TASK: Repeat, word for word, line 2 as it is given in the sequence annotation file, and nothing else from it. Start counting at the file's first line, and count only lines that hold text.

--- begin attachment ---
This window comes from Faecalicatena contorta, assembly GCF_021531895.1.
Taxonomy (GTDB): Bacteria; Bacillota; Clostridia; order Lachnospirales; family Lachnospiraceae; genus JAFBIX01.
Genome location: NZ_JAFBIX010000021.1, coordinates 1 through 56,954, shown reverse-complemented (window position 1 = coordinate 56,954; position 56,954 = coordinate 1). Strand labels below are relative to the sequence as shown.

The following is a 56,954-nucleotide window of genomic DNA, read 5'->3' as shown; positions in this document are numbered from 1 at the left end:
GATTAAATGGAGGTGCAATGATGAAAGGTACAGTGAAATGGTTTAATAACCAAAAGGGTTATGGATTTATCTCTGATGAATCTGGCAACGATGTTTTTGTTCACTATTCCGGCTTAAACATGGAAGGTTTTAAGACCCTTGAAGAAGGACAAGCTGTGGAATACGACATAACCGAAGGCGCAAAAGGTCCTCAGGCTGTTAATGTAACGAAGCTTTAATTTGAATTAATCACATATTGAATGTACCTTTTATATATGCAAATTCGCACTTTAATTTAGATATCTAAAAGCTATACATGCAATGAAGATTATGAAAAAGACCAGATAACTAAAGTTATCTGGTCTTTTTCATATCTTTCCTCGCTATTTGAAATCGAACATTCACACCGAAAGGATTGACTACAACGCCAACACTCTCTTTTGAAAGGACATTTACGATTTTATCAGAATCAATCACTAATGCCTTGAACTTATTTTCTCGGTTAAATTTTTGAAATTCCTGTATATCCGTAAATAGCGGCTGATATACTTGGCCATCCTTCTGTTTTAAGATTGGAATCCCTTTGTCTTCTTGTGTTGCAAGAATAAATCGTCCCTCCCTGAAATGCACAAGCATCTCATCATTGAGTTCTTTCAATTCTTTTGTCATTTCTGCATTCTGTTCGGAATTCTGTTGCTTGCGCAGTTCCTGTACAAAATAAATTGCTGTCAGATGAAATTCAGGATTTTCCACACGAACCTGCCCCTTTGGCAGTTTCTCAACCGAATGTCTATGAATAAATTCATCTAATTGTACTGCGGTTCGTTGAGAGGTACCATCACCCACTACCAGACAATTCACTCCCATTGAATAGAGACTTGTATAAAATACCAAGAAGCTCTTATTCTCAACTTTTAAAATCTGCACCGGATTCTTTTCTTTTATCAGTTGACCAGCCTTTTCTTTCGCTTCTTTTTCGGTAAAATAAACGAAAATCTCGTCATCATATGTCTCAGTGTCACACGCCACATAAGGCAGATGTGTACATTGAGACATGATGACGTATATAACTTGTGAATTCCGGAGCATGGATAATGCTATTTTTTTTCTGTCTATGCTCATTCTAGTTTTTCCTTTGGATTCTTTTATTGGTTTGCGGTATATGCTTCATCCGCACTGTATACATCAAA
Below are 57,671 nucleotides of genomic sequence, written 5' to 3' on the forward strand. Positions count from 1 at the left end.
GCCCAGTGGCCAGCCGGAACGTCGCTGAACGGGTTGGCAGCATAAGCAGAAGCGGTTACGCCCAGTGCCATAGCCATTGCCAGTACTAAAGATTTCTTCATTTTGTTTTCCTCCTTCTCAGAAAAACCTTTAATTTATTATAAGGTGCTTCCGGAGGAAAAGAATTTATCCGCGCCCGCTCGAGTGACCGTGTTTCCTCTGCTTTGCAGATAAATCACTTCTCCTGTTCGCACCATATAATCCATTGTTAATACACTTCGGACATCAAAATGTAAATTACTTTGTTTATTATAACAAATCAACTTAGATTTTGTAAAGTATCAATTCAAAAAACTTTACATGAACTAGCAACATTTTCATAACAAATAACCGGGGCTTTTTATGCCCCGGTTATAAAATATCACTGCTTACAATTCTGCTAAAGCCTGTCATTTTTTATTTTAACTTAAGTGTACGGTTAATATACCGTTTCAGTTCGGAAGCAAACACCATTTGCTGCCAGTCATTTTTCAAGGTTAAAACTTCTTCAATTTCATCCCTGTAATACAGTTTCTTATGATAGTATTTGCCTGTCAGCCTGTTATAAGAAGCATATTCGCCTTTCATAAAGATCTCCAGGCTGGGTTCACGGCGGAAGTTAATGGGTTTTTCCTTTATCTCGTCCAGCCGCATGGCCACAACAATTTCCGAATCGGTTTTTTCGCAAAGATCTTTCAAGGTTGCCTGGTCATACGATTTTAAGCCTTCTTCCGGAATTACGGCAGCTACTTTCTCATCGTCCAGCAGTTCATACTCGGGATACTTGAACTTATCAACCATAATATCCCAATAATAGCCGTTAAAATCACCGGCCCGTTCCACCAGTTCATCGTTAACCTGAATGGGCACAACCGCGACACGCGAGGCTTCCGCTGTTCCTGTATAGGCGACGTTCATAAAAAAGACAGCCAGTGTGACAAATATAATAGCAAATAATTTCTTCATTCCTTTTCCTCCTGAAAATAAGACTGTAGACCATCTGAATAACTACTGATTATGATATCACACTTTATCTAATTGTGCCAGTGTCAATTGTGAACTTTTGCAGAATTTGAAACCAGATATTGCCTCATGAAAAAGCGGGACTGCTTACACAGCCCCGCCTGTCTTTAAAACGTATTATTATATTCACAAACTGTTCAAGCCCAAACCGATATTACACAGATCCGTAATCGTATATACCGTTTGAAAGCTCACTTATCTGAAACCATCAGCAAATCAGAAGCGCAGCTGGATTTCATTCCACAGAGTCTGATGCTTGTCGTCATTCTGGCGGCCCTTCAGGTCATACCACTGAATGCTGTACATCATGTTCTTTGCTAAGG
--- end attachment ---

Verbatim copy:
Taxonomy (GTDB): Bacteria; Bacillota; Clostridia; order Lachnospirales; family Lachnospiraceae; genus JAFBIX01.